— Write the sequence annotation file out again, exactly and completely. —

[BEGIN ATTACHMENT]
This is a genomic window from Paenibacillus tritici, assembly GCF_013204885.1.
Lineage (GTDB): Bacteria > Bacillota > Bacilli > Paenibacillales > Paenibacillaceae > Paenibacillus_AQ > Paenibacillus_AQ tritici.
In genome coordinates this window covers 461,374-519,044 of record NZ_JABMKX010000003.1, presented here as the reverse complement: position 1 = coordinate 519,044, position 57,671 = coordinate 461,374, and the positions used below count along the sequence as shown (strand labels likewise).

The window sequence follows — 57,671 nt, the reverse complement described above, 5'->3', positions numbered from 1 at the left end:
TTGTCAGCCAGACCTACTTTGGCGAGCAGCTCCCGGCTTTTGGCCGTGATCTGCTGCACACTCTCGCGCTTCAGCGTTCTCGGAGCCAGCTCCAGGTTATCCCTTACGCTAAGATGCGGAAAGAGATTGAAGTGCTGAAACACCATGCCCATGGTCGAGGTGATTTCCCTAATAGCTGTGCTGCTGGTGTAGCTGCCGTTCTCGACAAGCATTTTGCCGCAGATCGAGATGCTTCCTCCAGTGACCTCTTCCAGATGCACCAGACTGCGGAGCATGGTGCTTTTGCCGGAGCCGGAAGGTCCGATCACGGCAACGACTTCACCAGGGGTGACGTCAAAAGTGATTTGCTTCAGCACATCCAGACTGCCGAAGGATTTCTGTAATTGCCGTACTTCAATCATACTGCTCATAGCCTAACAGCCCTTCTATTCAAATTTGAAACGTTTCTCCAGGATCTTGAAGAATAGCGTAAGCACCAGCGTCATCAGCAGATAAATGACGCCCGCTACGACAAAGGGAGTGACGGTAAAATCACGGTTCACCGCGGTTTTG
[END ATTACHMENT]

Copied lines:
This is a genomic window from Paenibacillus tritici, assembly GCF_013204885.1.
Lineage (GTDB): Bacteria > Bacillota > Bacilli > Paenibacillales > Paenibacillaceae > Paenibacillus_AQ > Paenibacillus_AQ tritici.
In genome coordinates this window covers 461,374-519,044 of record NZ_JABMKX010000003.1, presented here as the reverse complement: position 1 = coordinate 519,044, position 57,671 = coordinate 461,374, and the positions used below count along the sequence as shown (strand labels likewise).

The window sequence follows — 57,671 nt, the reverse complement described above, 5'->3', positions numbered from 1 at the left end:
TTGTCAGCCAGACCTACTTTGGCGAGCAGCTCCCGGCTTTTGGCCGTGATCTGCTGCACACTCTCGCGCTTCAGCGTTCTCGGAGCCAGCTCCAGGTTATCCCTTACGCTAAGATGCGGAAAGAGATTGAAGTGCTGAAACACCATGCCCATGGTCGAGGTGATTTCCCTAATAGCTGTGCTGCTGGTGTAGCTGCCGTTCTCGACAAGCATTTTGCCGCAGATCGAGATGCTTCCTCCAGTGACCTCTTCCAGATGCACCAGACTGCGGAGCATGGTGCTTTTGCCGGAGCCGGAAGGTCCGATCACGGCAACGACTTCACCAGGGGTGACGTCAAAAGTGATTTGCTTCAGCACATCCAGACTGCCGAAGGATTTCTGTAATTGCCGTACTTCAATCATACTGCTCATAGCCTAACAGCCCTTCTATTCAAATTTGAAACGTTTCTCCAGGATCTTGAAGAATAGCGTAAGCACCAGCGTCATCAGCAGATAAATGACGCCCGCTACGACAAAGGGAGTGACGGTAAAATCACGGTTCACCGCGGTTTTG